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Read: What DHS watchdog personnel wanted to tell Congress about missing Jan. 6 Secret Service texts

Career officials at the department inspector general’s office drafted language that would have sharply criticized the Secret Service — but the final report omitted it.



Documents obtained by the nonprofit Project on Government Oversight reveal that Congress was nearly informed in June that Secret Service text messages relevant to its Jan. 6 investigation had disappeared, weeks before it ultimately found out.

The Secret Service has been harshly criticized by career officials at the Department of Homeland Security’s inspector general, who included a section about the missing texts in a required report to the Hill. However, the original language was removed from the published version of the document.

It wasn’t until July that the DHS inspector general’s office informed lawmakers about the missing text messages from the Secret Service.

An additional document obtained by the nonprofit and shared with the media reveals that lawyers in the inspector general’s office approved the draft language criticizing the Secret Service. The inspector general’s office’s chief of staff, Joseph Cuffari, was also given access to the draft language.

During “this reporting period,” which runs from October 1, 2021 to March 31, 2022, the watchdog office encountered significant resistance when attempting to obtain Secret Service texts, which was detailed in language that was ultimately cut from the report to Congress. For the duration of the draft, “Secret Service has resisted OIG’s oversight activities and continued to significantly delay OIG’s access to records, impeding the progress of OIG’s January 6, 2021 review,” the text reads.

As the draft continued, it stated that the Secret Service interviewees had “resisted OIG’s oversight activities, for which justification has not been provided” by not providing documents directly to the inspector general’s office.

The draft text suggests that the Secret Service provided the DHS watchdog with redacted documents without explaining who made the redactions or why. Finally, after overcoming obstacles that “regularly resulted in avoidable delay,” the Inspector General’s Office received the requested documents in full and without redactions.

Congress would have been informed of the missing texts if the draft language had been used.

The draft states, “Secret Service claimed inability to extract text message content due to an April 2021 mobile phone system migration, which wiped all data.” This was more than two months after the OIG had previously requested certain Secret Service employees’ text messages again.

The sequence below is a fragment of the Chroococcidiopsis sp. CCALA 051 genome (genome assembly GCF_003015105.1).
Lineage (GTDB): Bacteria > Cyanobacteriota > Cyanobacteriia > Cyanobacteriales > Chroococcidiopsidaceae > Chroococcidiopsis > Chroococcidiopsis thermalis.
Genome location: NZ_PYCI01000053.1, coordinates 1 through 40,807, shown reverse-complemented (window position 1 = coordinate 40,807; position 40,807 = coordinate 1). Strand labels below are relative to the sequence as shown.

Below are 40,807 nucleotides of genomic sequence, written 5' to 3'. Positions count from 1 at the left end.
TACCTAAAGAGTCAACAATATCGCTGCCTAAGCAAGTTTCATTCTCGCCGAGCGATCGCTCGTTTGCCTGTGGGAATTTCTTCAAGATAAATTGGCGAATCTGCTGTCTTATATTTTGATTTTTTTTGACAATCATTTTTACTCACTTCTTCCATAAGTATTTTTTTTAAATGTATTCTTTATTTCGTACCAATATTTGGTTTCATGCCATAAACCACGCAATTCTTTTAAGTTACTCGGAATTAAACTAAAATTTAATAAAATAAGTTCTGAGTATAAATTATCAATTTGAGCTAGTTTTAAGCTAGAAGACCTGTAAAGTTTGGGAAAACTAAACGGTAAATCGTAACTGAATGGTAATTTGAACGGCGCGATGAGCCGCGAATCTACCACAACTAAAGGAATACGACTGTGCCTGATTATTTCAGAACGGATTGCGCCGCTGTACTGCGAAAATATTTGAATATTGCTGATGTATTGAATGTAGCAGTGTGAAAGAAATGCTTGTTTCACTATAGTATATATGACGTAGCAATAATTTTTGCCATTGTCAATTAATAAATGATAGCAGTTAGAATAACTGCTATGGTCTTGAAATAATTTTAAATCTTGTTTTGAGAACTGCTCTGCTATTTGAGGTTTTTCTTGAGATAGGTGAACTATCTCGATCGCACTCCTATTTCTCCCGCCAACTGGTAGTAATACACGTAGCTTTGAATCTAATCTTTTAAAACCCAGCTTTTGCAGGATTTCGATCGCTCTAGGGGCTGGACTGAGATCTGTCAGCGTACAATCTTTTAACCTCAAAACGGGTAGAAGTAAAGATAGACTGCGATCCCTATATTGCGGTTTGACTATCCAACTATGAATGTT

According to the proposed revision, “Secret Service caused significant delay by not clearly communicating this highly relevant information at the outset of its exchanges with OIG during this reporting period.” And the Secret Service hasn’t said why it didn’t back up the documents before the move.

In addition to differing from the final text sent to Congress, the draft language made it clear that the Secret Service’s resistance to oversight was ongoing.

It concluded, “As described above, the Secret Service has resisted OIG’s oversight activities during this reporting period and delayed the results of its review of the events of January 6, 2021.”

In the end, only two sentences addressed the issue in the document sent to Capitol Hill.

According to the report sent to Congress, “we included information about Secret Service’s significant delay of OIG’s access to Secret Service records, impeding the progress of our January 6, 2021 review” during the previous reporting period. With the Secret Service, we have been talking about this issue for some time now.

Inspector General’s Office at DHS Did not Respond to Our Request for Comment.

Two people with knowledge of the materials told POGO that aides in Congress also have access to the same files.

Members of the House select committee looking into the attack are understandably outraged by the Secret Service’s decision to delete some text messages sent by agents on January 6, 2021 as part of what the agency called a data migration.

Because the Secret Service and its parent organization, the Department of Homeland Security, are so concerned with cyber security, the public’s ire has been especially high.

Anger has also been expressed over the length of time that passed between the time the DHS inspector general discovered the missing messages and when he informed Congress. In an email to staff last week, which POLITICO reviewed, Cuffari responded to the criticism, calling it a “onslaught of meritless criticism.”